May 4 2010
Dear Ms. Snow,
“Just Like Me, Only Better,” is a book which Jane included in my arc shipment and which I opened with a “why not” attitude. I needed to weed down a towering pile and this one just happened to be on top. Good thing as I ended up chuckling the almost whole way and liking it a lot.
Veronica is trying to rebuild her life after her older husband found true love (with another) and moved out. Now she and her young (shared custody) son are living in a postage stamp sized guest house and carpooling the owner’s two obnoxious children to the school Ben attends and at which Roni substitute teaches. Still clinging to the edges of the same neighborhood which saw her get dumped, Roni endures the false sympathy and avid interest of her acquaintances watching her try to put her life back together.
So when friends take her out to an upscale restaurant in L.A. for her birthday, she dolls up to have a good time. And keeps being interrupted during the meal by all the staff and fellow diners who think she’s Hayley Rush, yes *the* Hayley Rush, the Hollywood starlet. When one of these people introduces himself as Hayley’s manager and asks to call Roni later, she says yes just to get rid of him. His proposal for her to impersonate Hayley in public to allow the paparazzi some staged “candid” photos comes with a salary of $100/hour and the chance to play at being a star. Roni agrees but honestly has no idea what she’s letting herself in for. As she begins to see behind the false glitter, a possible romance beckons but is it real or just another Tinsel Town illusion?
The thing that caught my attention immediately is the humor of the novel. I found it very, very funny but in a natural, laid back, self depreciating way. Since it’s an evolution of the Chick Lit novel, I’d expect some humor but this is more let’s laugh with Roni instead of at her. Or let’s contrast down-to-earth substitute teacher Roni with the flakes and weirdos who surround Hayley and her lifestyle. But even then, you pull back from going too OTT with the L.A. characters so that I can still – sorta – believe them.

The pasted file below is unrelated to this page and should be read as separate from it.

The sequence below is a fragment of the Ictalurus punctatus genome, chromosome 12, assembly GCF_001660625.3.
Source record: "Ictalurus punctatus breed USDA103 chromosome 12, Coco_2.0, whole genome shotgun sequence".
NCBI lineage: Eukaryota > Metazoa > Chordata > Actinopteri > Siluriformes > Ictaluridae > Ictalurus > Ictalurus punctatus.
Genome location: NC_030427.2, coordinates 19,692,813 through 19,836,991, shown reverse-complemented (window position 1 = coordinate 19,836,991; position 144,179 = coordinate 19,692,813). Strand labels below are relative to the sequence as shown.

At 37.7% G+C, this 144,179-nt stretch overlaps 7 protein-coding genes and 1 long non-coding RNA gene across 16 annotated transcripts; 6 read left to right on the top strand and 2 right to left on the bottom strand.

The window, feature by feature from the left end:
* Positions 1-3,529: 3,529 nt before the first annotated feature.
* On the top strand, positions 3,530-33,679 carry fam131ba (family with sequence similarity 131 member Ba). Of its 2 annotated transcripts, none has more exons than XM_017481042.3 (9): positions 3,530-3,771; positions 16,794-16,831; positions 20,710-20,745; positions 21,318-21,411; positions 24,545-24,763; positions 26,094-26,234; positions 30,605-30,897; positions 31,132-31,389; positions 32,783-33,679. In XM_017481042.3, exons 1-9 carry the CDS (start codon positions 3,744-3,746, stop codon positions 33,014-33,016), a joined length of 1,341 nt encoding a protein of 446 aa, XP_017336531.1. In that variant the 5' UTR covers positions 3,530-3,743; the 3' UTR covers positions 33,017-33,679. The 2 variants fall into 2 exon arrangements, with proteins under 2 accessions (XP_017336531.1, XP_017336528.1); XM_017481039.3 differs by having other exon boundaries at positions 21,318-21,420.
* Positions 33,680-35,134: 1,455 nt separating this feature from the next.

And I did enjoy watching those silly Hollywood Hayley “staff.” Her harried manager, her screen writing personal assistant, her snarling cook, her stuck up stylist and – the hands down winner of the “I’d love to dish with him for a 2 hour long lunch” – her hair dresser, Stefano. Sure, he’s every caricature of the Gay hair dresser but even he admits that as he takes Roni blonde and adds her hair extensions.
Then just when I’d be on overdose of Hollywood and the ridiculous people who thrive on it, Roni’s regular life would arrive to contrast with the glitz and ground the book. Ben acts like a little boy complete with the issues that would arise from split custody and a father living a wealthier lifestyle as well as a 7 year old boy who hates it when his mother’s late to pick him up. One thing I really like is that Roni’s ex isn’t turned into some monster. Yeah, he’s something of a jerk for the way he ended his marriage but he obviously loves his son and did once try to do the right thing by Roni. And thanks for including some scenes of Roni being a teacher. I hate it when a character’s career/job is little more than window dressing in a novel.
I nailed where the romance was going to end up but have to admit that this is my least favorite aspect of the book. Roni, who is normally so level headed, seems to lose her mind. She acts like a love struck teenager who’s thrilled that the star athlete of her high school just noticed her. It almost got a little embarrassing. But at least she doesn’t have to deal with a lifetime of that you.tube video coming back to haunt her since the world thinks it’s Hayley.
Roni finds out a lot about Hollywood but also discovers things about herself and ends up growing as a person. And this is what clinched the book for me. If she had gone through all that she did and was no stronger for it, the grade would have taken a nosedive. But she learns from all her experiences and looks like she’s actually going to put those lessons to good use in what she does with her life from here on. And that’s what allowed me to close the book with a happy smile. B
This is a trade paperback published by Penguin. The ebook price is $9.99.